On Abe’s 200th birthday, it seems everyone wants a piece of the Great Emancipator. Except the Republicans, that is, who have wiled away the legacy of their one-time standard-bearer. Avlon is the author of Wingnuts: How the Lunatic Fringe Is Hijacking America.
Today is the 200th birthday of Abraham Lincoln and rarely has Honest Abe been in such demand.
Our nation's first African-American president—also a self-made lawyer from Illinois—rarely loses an opportunity to compare himself to the Great Emancipator. There are new documentaries like Looking for Lincoln on PBS and best-selling biographies like Doris Kearns Goodwin's Team of Rivals that inform our political debates. Lincoln looms large because his wisdom, integrity, and humility are always in short supply among politicians.
But for the Republican Party this anniversary is at best bittersweet. Lincoln was, of course, the first Republican president—and the GOP has called itself with justifiable pride "the Party of Lincoln" ever since. And, yes, just weeks ago they elected the first African-American chairman of their party, marking a considerable step towards reclaiming their roots.
Since the civil rights era there have been only three African-American Republicans elected to Congress, while there have been 93 Democrats.
But the Party of Lincoln has really become the Party of Reagan in instinct and self-conception. It is ideologically conservative and traditionalist—whereas Lincoln's Republican Party was the progressive party of its day. It finds philosophical structure in federalism and states' rights, concepts that comforted southern Democrats of the John C. Calhoun variety. And perhaps not coincidentally, the party's strongest support now comes from the states of the former Confederacy.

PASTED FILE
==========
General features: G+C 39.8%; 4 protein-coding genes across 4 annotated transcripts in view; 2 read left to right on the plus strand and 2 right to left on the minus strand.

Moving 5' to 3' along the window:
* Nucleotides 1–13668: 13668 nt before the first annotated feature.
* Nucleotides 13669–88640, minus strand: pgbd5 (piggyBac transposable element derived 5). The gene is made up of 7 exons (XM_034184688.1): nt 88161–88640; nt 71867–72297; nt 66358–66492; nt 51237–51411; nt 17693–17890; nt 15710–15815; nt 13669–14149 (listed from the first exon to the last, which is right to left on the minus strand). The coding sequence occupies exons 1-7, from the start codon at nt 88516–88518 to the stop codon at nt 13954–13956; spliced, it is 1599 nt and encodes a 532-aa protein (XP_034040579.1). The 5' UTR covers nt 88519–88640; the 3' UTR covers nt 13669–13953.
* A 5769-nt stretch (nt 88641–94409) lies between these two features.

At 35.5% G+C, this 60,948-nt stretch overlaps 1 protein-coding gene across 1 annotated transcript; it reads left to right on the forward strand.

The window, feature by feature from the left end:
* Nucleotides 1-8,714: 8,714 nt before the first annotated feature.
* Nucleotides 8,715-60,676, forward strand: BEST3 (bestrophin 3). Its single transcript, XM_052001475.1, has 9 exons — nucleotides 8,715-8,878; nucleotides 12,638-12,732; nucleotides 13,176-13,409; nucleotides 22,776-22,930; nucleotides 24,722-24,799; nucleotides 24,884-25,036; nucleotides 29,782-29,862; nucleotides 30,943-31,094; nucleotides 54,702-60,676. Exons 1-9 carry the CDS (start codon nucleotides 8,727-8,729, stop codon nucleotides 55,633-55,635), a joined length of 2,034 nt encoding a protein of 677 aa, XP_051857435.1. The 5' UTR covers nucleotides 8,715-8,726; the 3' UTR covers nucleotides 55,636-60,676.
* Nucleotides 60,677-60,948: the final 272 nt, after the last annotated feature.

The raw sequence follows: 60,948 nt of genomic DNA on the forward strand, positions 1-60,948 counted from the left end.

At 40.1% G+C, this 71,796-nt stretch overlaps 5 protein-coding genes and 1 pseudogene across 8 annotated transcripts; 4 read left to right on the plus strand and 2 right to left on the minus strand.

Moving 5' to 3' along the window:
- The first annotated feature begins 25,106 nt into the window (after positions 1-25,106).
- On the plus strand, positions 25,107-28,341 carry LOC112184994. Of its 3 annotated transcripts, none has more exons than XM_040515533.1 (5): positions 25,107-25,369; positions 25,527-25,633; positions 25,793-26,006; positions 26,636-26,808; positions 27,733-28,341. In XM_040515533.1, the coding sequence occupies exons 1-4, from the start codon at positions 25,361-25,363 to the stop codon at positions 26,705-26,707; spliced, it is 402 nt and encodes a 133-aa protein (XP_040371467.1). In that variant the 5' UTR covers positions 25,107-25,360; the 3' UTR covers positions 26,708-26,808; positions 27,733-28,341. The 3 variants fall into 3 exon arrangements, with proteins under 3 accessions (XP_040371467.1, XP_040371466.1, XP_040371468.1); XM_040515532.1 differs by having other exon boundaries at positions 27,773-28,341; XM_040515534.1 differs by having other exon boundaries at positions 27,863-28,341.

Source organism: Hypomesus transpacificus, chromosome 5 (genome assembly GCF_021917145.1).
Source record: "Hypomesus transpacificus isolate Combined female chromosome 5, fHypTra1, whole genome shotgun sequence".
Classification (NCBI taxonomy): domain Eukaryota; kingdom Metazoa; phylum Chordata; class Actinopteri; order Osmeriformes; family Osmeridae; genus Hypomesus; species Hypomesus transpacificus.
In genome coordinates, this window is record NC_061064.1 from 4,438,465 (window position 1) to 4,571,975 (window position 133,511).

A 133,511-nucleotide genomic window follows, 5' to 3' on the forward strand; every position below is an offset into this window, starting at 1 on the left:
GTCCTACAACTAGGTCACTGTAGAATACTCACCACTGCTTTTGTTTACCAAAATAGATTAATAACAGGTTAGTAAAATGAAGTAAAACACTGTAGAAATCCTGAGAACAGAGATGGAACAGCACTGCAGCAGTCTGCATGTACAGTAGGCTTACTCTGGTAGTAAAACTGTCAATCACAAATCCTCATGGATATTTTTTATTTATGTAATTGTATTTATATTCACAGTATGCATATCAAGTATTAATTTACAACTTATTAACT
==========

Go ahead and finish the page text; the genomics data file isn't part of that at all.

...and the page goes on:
But the most obvious sign that the GOP might have lost Lincoln is the diversity gap between the two parties. Think back to the difference between the crowds at Chicago’s Grant Park on election night and those clustered at the Biltmore in Arizona. It's a contrast that grows more stark when seen through the eyes of history.
Of the 23 African-Americans who served in Congress before 1900, every single one was a Republican. They would not have dreamed of being anything but members of the Party of Lincoln.
But since the civil rights era there have been only three African-American Republicans elected to Congress—Massachusetts' Ed Brooke, Connecticut's Gary Franks and Oklahoma's JC Watts—while there have been 93 Democrats.
The Party of Lincoln has almost entirely lost the allegiance of the African-American community to the point where the historical reasons for this alliance seem dusty and irrelevant. There have been historic appointments of African-American Republicans to high office—Secretaries of State Colin Powell and Condi Rice—but to date the electoral aspirations of African-American Republicans have been basically D.O.A. because the party is not seen as representing their community.
"They can't appeal to African Americans and at the same time oppose everything that's in the interest of African-Americans," Sen. Ed Brooke told me. "When you talk about equality and justice, you can't just preach, you've got to act. That old statement of Abraham Lincoln's—that government should do for people only what they cannot do for themselves—depends on knowing that there are some people who cannot do for themselves. It's got to be a party with a head and a heart."
Michael Steele's election as RNC Chairman at least recognizes the problem and offers the opportunity to heal the breach and regain credibility as the Party of Lincoln again. It's not only in the GOP's long-term electoral interest, it's in America's interest, because it is not healthy for our republic to have race be part of a partisan divide.
John P. Avlon is the author of Independent Nation: How Centrists Can Change American Politics. Avlon also served as Director of Speechwriting and Deputy Director of Policy for Rudy Giuliani's Presidential Campaign. Previously, he was a columnist for the New York Sun and served as Chief Speechwriter and Deputy Communications Director for Mayor Rudolph Giuliani. He worked on Bill Clinton's 1996 presidential campaign.